TTB Still Requires Brunello Certification Despite Italy's Claims


Dear Client:

Despite reports to the contrary, TTB’s director of public and media affairs Art Resnick confirmed to WSD that they have not in fact put an end to their current certification process with the Italian government regarding Brunello di Montalcino wines.

“Contrary to the reports that we’re not longer requiring the certification, we are indeed enforcing the certification and awaiting further information from the Italians to determine a future course of action,” he told us.

Italy’s agricultural minister, Luca Zaia, met with TTB administrator John Manfreda in Washington D.C. last week, where they discussed the Italian government’s ongoing investigations into the improper blending of several Italian wines including Brunello di Montalcino. Recall allegations surfaced last year that certain Brunello producers were illegally using mixed grapes in their wines, which is in violation of existing rules that require Brunello di Montalcino producers to use 100% Sangiovese grapes grown in Montalcino. The TTB responded by requiring all Brunello imports in the US to bear a certification from the Italian government proving they were in fact legitimate Brunello di Montalcino wines.

After meeting with the TTB last week, Luca issued a press release (in Italian) claiming “I have obtained the definitive go-head to import Brunello di Montalcino into the United States. The case is now definitively closed.”

The TTB also issued a statement that basically says although they’ve received reassurance from the Italian government, they still need to see the prosecutors’ report before “determining the future” of the certification process.”

“The Minister reassured TTB that his office has taken full responsibility for the integrity of all 500 Italian wine denominations and has ensured that none of the mislabeled products that have been the subject of numerous press reports for months now are on the market. He stressed that he has taken TTB concerns about the integrity of certain Italian wines seriously and consequently mandated a heightened quality control and oversight role for the Ministry of Agriculture. The Minister also advised that the court case would be concluding soon and that TTB would be provided with information on the final disposition of the cases as soon as possible.

“While reassuring the Ambassador and the Minister that TTB’s goal is not to disrupt trade or act unfairly against producers who have not been found guilty, TTB strongly emphasized the need to receive the prosecutors report as soon as it is available to assist in determining the future need for and scope of the certification process currently being enforced by the Bureau ,” said the TTB.

Clearly something doesn’t add up between the two statements so we decided to take a closer look. As WSD went to press, the TTB issued a press release dispelling Luca’s claim and further clarifying the situation: “At this time, TTB continues to enforce the certification requirement and has no plans to lift this requirement.”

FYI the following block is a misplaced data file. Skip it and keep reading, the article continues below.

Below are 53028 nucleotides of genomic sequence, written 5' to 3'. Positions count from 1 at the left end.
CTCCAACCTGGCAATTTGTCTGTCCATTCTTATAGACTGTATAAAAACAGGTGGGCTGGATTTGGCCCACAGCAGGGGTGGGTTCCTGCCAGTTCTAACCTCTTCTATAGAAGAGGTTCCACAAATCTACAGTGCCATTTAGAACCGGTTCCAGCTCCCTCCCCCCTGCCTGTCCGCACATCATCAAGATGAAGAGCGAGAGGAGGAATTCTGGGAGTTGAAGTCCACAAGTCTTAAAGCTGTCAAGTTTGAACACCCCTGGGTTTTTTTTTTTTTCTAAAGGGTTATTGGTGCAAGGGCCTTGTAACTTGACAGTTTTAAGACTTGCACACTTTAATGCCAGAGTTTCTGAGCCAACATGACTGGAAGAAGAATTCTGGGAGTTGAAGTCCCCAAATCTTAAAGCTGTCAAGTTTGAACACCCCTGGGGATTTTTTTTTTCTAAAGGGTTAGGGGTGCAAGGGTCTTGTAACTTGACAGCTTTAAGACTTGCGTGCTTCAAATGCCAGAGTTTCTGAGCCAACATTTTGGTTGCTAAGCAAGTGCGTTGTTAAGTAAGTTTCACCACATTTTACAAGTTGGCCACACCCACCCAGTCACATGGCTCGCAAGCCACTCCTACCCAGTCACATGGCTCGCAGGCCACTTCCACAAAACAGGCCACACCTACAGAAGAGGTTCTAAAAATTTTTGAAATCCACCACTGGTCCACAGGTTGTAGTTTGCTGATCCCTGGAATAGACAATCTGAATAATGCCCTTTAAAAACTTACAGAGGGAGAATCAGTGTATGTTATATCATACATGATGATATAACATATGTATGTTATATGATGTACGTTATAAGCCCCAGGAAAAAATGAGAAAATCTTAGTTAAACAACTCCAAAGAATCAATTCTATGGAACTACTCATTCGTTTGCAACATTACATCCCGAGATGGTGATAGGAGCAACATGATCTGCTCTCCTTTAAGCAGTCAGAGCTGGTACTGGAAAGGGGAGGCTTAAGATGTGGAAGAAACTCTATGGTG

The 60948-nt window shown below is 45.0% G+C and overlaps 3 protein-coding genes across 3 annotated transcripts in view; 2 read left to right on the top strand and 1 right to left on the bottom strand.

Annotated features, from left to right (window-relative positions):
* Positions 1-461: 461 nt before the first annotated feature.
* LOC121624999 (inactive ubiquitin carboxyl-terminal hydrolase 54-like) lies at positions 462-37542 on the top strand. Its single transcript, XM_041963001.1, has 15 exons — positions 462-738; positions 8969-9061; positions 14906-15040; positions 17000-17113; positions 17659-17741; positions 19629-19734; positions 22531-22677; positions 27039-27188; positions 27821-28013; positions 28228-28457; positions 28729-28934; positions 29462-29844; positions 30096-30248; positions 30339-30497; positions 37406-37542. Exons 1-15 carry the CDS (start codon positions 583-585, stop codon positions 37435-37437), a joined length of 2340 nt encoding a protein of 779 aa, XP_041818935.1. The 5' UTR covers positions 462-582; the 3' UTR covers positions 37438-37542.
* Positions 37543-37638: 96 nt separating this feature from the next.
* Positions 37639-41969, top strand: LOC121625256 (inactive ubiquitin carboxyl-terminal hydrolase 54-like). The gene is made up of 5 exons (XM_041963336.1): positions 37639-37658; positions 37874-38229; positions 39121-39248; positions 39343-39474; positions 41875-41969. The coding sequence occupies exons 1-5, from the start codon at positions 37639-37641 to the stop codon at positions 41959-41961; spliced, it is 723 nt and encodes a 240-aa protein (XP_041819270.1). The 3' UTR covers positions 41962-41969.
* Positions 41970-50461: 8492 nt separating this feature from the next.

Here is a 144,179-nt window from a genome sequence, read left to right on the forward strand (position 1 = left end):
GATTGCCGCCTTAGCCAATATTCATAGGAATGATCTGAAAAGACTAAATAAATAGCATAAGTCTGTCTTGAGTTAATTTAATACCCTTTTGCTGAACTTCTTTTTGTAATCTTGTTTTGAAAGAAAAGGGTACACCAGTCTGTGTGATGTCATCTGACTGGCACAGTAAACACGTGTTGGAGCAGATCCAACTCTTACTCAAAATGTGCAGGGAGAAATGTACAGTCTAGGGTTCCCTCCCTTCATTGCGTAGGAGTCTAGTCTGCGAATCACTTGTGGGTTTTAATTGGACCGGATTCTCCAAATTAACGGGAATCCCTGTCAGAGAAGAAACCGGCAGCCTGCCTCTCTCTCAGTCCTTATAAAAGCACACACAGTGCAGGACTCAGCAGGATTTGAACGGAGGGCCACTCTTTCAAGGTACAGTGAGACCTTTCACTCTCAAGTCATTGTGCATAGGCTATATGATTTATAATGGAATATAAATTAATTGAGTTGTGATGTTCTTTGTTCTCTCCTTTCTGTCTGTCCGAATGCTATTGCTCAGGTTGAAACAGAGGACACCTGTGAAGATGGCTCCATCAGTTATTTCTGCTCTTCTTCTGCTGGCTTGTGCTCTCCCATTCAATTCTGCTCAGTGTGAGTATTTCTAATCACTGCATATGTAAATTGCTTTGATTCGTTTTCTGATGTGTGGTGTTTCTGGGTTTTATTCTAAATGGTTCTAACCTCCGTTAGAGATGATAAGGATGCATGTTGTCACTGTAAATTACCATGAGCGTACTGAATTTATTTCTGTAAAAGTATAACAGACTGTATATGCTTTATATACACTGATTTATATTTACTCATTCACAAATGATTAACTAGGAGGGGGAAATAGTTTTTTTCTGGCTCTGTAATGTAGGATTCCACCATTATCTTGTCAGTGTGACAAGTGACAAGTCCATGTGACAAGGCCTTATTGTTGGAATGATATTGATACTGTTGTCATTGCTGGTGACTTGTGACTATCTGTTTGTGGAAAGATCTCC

Spirits industry execs for months now have partly blamed inventory de-stocking by distributors and retailers for softer sales. Distributors and retailers, of course, are responding to waning demand as consumers’ trade down and opt to drink more at home. Now that we’re moving into the oh-so-important holiday selling season, Ron Anderson, Diageo’s chief customer officer, told WSJ he doesn’t expect retailers and distributors to build their stock to 2008 levels. "I haven't seen any restocking," he said, "I don't expect a significant change either."

This is partly the reason Diageo reported organic sales decline of -6% in the first quarter. Recall that in the first quarter of 2008 Diageo’s wholesalers actually increased inventory, which led to tough comparables in Q1 2009. The good news is that Ron doesn’t seem to expect further de-stocking since “they can only reduce inventory levels once, you can't go below zero.” Several sources have told us they believe wine and spirits sales will start revving up closer to the holidays, which is expected to be especially competitive this year.


EXPECTED RAIN THIS WEEKEND ON THE NORTH COAST has grape growers rushing to pick the last of their grapes on the vine and wrap up this year’s harvest, says The Press Democrat. Most grapes in Sonoma County have been harvested with the exception of some reds, including cabernet sauvignon and those used in dessert wine. However, some reports say 20% of the Mendocino County crop is still on the vine.

GLAZER’S HAS APPOINTED JOHN BROOKS DIRECTOR, NATIONAL ACCOUNTS. John will report to Randy Porter, svp, national accounts. Most recently, John held the position of general manager for the RoomStore.

Until tomorrow, Megan

“In three words I can sum up everything I've learned about life: it goes on.”
Robert Frost

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